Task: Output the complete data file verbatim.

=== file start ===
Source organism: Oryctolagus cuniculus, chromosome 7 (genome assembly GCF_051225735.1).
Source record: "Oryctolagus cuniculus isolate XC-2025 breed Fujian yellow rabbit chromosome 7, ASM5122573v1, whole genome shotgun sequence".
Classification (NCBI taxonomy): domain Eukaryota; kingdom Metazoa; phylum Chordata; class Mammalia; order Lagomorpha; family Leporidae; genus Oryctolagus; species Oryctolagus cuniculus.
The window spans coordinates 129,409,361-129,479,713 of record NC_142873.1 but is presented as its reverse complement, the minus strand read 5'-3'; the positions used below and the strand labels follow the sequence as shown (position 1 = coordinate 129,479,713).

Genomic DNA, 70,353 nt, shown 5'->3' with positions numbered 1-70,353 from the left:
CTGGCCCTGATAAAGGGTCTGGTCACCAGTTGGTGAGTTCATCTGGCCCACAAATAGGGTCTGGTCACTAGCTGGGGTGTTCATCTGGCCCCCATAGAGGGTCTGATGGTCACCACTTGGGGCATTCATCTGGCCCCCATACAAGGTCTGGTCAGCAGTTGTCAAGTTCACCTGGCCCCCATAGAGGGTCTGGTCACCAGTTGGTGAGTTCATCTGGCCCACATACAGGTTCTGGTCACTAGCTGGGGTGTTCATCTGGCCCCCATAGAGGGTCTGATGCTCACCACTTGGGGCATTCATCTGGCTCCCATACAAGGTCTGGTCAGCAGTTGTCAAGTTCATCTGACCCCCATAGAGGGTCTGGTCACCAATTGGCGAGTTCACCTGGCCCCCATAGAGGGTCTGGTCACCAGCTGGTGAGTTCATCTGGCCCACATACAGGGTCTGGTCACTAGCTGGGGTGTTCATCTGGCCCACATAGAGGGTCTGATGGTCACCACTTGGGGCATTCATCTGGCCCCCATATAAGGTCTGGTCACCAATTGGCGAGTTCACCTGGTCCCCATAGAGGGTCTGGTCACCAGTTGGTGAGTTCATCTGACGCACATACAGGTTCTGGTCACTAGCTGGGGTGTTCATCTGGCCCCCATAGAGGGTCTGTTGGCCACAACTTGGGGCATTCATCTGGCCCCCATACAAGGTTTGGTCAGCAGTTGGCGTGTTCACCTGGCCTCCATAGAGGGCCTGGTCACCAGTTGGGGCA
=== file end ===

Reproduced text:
Source organism: Oryctolagus cuniculus, chromosome 7 (genome assembly GCF_051225735.1).
Source record: "Oryctolagus cuniculus isolate XC-2025 breed Fujian yellow rabbit chromosome 7, ASM5122573v1, whole genome shotgun sequence".
Classification (NCBI taxonomy): domain Eukaryota; kingdom Metazoa; phylum Chordata; class Mammalia; order Lagomorpha; family Leporidae; genus Oryctolagus; species Oryctolagus cuniculus.
The window spans coordinates 129,409,361-129,479,713 of record NC_142873.1 but is presented as its reverse complement, the minus strand read 5'-3'; the positions used below and the strand labels follow the sequence as shown (position 1 = coordinate 129,479,713).

Genomic DNA, 70,353 nt, shown 5'->3' with positions numbered 1-70,353 from the left:
CTGGCCCTGATAAAGGGTCTGGTCACCAGTTGGTGAGTTCATCTGGCCCACAAATAGGGTCTGGTCACTAGCTGGGGTGTTCATCTGGCCCCCATAGAGGGTCTGATGGTCACCACTTGGGGCATTCATCTGGCCCCCATACAAGGTCTGGTCAGCAGTTGTCAAGTTCACCTGGCCCCCATAGAGGGTCTGGTCACCAGTTGGTGAGTTCATCTGGCCCACATACAGGTTCTGGTCACTAGCTGGGGTGTTCATCTGGCCCCCATAGAGGGTCTGATGCTCACCACTTGGGGCATTCATCTGGCTCCCATACAAGGTCTGGTCAGCAGTTGTCAAGTTCATCTGACCCCCATAGAGGGTCTGGTCACCAATTGGCGAGTTCACCTGGCCCCCATAGAGGGTCTGGTCACCAGCTGGTGAGTTCATCTGGCCCACATACAGGGTCTGGTCACTAGCTGGGGTGTTCATCTGGCCCACATAGAGGGTCTGATGGTCACCACTTGGGGCATTCATCTGGCCCCCATATAAGGTCTGGTCACCAATTGGCGAGTTCACCTGGTCCCCATAGAGGGTCTGGTCACCAGTTGGTGAGTTCATCTGACGCACATACAGGTTCTGGTCACTAGCTGGGGTGTTCATCTGGCCCCCATAGAGGGTCTGTTGGCCACAACTTGGGGCATTCATCTGGCCCCCATACAAGGTTTGGTCAGCAGTTGGCGTGTTCACCTGGCCTCCATAGAGGGCCTGGTCACCAGTTGGGGCA